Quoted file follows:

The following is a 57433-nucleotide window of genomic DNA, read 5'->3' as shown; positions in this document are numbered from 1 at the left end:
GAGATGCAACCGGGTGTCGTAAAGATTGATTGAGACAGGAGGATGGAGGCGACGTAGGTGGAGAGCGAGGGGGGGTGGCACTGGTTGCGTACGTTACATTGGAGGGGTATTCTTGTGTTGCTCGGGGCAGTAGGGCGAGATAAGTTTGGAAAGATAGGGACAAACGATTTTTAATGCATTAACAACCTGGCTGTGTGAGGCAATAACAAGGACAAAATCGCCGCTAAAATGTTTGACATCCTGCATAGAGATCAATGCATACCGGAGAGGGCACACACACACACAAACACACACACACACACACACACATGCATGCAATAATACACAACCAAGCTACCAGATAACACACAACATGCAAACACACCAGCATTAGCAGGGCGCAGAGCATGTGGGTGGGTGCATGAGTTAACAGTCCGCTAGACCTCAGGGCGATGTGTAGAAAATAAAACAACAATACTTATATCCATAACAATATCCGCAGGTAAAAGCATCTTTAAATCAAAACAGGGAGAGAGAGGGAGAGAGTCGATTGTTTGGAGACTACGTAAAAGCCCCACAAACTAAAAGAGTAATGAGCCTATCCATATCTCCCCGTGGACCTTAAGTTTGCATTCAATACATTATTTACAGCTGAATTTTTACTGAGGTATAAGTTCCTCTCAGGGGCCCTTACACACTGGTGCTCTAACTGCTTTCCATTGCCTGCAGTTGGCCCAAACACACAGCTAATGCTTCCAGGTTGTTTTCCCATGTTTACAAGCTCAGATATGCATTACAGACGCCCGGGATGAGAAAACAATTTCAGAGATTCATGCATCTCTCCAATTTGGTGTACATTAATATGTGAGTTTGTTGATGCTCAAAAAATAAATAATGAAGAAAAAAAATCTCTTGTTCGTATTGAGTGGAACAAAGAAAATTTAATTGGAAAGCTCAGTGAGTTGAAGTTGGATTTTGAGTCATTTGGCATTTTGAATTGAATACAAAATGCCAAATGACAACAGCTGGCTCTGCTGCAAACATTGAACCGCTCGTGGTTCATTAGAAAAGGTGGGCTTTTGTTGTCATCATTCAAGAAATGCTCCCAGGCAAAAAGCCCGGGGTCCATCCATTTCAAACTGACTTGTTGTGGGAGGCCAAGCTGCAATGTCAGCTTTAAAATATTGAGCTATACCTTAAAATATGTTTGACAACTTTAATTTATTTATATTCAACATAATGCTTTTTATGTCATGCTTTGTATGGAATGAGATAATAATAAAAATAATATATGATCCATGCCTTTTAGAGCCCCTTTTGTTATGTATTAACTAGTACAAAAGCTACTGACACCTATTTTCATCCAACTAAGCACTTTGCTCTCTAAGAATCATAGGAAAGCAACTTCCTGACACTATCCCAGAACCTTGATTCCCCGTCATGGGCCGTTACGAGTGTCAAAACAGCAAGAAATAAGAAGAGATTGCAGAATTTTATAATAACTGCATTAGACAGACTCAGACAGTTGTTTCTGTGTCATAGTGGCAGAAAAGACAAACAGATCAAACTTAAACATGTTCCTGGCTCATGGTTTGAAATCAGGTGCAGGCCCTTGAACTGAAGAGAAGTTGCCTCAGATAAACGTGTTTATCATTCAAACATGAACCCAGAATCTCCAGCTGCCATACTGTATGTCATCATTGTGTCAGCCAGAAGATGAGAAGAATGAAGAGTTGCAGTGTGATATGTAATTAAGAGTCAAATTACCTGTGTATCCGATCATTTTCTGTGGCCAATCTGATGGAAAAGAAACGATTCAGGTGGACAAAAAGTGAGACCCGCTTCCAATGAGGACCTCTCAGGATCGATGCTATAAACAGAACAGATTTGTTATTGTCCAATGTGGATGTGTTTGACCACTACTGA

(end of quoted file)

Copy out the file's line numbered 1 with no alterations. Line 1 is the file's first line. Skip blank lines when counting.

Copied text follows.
The following is a 57433-nucleotide window of genomic DNA, read 5'->3' as shown; positions in this document are numbered from 1 at the left end: